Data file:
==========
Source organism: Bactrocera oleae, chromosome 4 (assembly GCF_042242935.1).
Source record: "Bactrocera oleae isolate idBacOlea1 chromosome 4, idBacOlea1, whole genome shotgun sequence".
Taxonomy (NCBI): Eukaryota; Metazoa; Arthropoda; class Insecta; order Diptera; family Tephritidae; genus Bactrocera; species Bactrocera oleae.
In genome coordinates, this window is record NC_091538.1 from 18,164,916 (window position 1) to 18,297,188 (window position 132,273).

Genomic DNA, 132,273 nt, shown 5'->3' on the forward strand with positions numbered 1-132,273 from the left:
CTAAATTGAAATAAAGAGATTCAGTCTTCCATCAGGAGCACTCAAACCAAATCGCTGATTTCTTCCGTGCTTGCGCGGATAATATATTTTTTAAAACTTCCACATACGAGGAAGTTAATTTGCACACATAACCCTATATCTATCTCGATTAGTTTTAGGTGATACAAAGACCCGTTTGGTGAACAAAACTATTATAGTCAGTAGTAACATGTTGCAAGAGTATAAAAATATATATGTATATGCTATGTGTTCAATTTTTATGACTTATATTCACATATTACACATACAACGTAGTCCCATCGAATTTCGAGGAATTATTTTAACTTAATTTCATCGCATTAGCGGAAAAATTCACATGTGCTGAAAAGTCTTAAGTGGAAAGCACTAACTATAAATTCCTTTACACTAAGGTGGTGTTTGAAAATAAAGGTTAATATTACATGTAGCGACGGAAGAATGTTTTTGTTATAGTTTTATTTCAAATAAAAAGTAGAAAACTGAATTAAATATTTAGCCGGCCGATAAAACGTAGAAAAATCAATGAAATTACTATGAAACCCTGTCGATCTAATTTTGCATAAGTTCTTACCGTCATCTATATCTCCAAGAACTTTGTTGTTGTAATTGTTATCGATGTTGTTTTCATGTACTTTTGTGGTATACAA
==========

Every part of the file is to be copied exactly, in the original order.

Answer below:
Source organism: Bactrocera oleae, chromosome 4 (assembly GCF_042242935.1).
Source record: "Bactrocera oleae isolate idBacOlea1 chromosome 4, idBacOlea1, whole genome shotgun sequence".
Taxonomy (NCBI): Eukaryota; Metazoa; Arthropoda; class Insecta; order Diptera; family Tephritidae; genus Bactrocera; species Bactrocera oleae.
In genome coordinates, this window is record NC_091538.1 from 18,164,916 (window position 1) to 18,297,188 (window position 132,273).

Genomic DNA, 132,273 nt, shown 5'->3' on the forward strand with positions numbered 1-132,273 from the left:
CTAAATTGAAATAAAGAGATTCAGTCTTCCATCAGGAGCACTCAAACCAAATCGCTGATTTCTTCCGTGCTTGCGCGGATAATATATTTTTTAAAACTTCCACATACGAGGAAGTTAATTTGCACACATAACCCTATATCTATCTCGATTAGTTTTAGGTGATACAAAGACCCGTTTGGTGAACAAAACTATTATAGTCAGTAGTAACATGTTGCAAGAGTATAAAAATATATATGTATATGCTATGTGTTCAATTTTTATGACTTATATTCACATATTACACATACAACGTAGTCCCATCGAATTTCGAGGAATTATTTTAACTTAATTTCATCGCATTAGCGGAAAAATTCACATGTGCTGAAAAGTCTTAAGTGGAAAGCACTAACTATAAATTCCTTTACACTAAGGTGGTGTTTGAAAATAAAGGTTAATATTACATGTAGCGACGGAAGAATGTTTTTGTTATAGTTTTATTTCAAATAAAAAGTAGAAAACTGAATTAAATATTTAGCCGGCCGATAAAACGTAGAAAAATCAATGAAATTACTATGAAACCCTGTCGATCTAATTTTGCATAAGTTCTTACCGTCATCTATATCTCCAAGAACTTTGTTGTTGTAATTGTTATCGATGTTGTTTTCATGTACTTTTGTGGTATACAA